Marylynn spent 17 years as the film critic for the Pittsburgh Post-Gazette before becoming the newspaper’s society editor and SEEN columnist. She is currently working on a collection of short stories.
A casual inventory of the materials Philip Elias used for the interior of his 1920 home sounds like an exhibit in the hall of minerals. Semi-precious stones including tiger’s eye, lapis, charoite and sodalite mingle with Paridisio, Empress Green and Rojo marble as accents amid pale squares of Portugese limestone.
Waiting at the drawbridge for the fishing boats to pass, a bag of fresh crabs in the back seat and a lazy Gulf breeze ruffling the palms, it’s easy to see why a family from Pittsburgh would want to linger in Boca Grande.
From the outside, the stone and shingle cottage could easily be perched along a bucolic lane in the Cotswolds instead of a quiet road in Fox Chapel. That’s what makes the inside all the more remarkable.
Their Shadyside home was one of the city’s finest, sequestered at the end of a leafy cul-de-sac. The grounds included a stone courtyard, large pool and formal rose garden that Tim and Audrey Hillman Fisher often used for the many benefits and parties they hosted.
The before pictures of the house in Fox Chapel would send a chill through the heart of even the most accomplished renovator. An 1870s cottage married to a 1950s ranch created a charmless union, to say the least.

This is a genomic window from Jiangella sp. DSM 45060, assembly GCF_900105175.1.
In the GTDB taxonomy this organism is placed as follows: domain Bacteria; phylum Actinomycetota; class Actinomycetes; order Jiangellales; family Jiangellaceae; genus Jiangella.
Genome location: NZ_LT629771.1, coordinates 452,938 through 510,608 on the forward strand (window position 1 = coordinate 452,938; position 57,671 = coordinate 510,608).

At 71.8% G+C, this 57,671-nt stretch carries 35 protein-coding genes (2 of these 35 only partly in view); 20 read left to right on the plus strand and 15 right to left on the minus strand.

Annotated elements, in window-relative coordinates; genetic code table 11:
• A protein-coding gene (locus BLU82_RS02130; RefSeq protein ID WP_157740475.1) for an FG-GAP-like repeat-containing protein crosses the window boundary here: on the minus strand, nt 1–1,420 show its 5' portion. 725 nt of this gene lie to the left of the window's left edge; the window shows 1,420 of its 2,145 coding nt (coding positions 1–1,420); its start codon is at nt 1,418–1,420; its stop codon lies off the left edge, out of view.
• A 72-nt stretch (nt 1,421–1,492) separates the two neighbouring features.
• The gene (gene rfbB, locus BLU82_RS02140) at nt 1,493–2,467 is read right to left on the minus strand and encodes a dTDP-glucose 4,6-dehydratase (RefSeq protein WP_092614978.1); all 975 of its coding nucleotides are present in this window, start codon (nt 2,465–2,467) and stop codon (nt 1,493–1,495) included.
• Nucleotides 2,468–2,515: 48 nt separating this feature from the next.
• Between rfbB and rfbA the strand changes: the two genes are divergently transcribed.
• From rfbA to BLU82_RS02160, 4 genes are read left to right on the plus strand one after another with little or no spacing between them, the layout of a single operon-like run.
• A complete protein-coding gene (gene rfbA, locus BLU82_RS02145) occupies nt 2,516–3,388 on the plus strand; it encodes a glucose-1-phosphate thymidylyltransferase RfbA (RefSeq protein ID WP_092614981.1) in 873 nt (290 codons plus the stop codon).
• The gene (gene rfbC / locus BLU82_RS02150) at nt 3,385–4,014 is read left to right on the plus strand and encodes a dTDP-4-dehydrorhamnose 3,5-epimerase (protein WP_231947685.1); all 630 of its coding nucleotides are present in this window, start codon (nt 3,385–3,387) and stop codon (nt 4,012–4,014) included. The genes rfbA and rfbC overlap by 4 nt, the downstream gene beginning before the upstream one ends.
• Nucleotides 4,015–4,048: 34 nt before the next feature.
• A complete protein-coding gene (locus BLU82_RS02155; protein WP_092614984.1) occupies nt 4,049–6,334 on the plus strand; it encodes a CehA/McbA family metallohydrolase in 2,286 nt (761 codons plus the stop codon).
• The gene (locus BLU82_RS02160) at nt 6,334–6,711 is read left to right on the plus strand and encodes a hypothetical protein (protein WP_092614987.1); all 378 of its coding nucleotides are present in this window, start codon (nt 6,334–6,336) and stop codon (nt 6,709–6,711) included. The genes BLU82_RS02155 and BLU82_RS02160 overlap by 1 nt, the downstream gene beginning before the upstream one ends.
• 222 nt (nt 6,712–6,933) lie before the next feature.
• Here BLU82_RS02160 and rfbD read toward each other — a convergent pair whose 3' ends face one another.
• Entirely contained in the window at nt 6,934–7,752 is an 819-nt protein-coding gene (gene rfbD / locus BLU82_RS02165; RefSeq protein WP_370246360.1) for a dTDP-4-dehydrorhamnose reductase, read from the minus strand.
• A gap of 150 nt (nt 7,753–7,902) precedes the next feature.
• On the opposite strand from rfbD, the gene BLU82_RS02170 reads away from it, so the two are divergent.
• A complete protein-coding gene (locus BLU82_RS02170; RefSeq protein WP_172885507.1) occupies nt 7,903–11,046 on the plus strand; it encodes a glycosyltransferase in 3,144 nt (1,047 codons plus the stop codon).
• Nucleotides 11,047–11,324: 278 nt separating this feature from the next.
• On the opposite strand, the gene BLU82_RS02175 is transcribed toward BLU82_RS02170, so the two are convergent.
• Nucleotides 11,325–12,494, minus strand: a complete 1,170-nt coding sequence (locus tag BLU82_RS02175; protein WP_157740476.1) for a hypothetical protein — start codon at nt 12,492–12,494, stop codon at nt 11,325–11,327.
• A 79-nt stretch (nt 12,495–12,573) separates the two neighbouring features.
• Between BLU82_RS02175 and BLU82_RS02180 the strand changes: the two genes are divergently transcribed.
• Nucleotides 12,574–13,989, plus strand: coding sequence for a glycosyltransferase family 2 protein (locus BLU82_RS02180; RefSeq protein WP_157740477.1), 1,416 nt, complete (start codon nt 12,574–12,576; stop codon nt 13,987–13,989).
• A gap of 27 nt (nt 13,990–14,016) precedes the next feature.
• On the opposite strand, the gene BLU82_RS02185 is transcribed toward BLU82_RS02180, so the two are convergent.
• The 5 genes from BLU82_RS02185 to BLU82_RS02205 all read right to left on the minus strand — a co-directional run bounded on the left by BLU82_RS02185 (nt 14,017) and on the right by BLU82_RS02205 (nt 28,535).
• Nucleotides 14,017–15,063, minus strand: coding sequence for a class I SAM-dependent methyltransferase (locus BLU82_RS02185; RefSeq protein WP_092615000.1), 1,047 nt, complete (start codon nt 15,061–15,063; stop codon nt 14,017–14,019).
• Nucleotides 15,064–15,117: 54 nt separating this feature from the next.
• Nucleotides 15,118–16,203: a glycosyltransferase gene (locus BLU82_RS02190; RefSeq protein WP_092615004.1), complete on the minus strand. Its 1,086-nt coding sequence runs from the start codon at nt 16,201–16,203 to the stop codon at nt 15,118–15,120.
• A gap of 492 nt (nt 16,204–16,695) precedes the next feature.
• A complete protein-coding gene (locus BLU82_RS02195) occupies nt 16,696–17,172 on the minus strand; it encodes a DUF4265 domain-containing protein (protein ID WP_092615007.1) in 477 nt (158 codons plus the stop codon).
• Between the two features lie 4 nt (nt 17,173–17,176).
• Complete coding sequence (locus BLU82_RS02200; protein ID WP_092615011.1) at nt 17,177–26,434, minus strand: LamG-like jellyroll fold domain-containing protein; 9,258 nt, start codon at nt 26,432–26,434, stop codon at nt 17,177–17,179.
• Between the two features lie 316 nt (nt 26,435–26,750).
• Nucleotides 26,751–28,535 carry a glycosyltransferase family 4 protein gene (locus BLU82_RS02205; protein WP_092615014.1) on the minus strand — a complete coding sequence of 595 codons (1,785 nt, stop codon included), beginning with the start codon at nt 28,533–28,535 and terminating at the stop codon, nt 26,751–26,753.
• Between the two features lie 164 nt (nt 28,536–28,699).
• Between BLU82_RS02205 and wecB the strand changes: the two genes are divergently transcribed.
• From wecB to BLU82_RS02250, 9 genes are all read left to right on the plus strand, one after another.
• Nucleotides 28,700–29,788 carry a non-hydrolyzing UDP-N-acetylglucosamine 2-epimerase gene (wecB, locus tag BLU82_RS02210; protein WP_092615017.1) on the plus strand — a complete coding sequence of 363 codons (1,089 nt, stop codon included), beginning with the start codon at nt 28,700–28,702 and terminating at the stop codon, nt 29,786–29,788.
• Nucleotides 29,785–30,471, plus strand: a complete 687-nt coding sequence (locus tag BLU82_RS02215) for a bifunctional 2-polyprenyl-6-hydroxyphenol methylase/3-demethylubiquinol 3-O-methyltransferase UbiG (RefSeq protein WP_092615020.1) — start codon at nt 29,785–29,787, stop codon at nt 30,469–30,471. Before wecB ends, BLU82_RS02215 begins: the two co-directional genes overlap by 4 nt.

Following in the footsteps of Brandon Smith would be a daunting task for most architects. He left his imprint throughout the region, designing in his lifetime (1889−1962) many Western Pennsylvania landmarks.
One of the many paths through Frick Park wanders past the house, which sits on the crest of a hill overlooking acres of woodland. Each time he passed it, the current owner would tell his wife that if it ever came on the market, he would buy it.
This is the story of a thoroughly modern dilemma that was solved by a building erected in 1901 along the banks of the Allegheny River. More than a full century later, the Armstrong Cork Factory in the Strip District is bustling with life and assorted pursuits of happiness.
“We’ve actually had guests who couldn’t find the front door,” laughs the owner of this magnificent residence hidden on seven secluded acres in Fox Chapel. Indeed, the curved walls that soar from 18 to 28 feet in height present a series of undulating planes that gently disguise the entrance.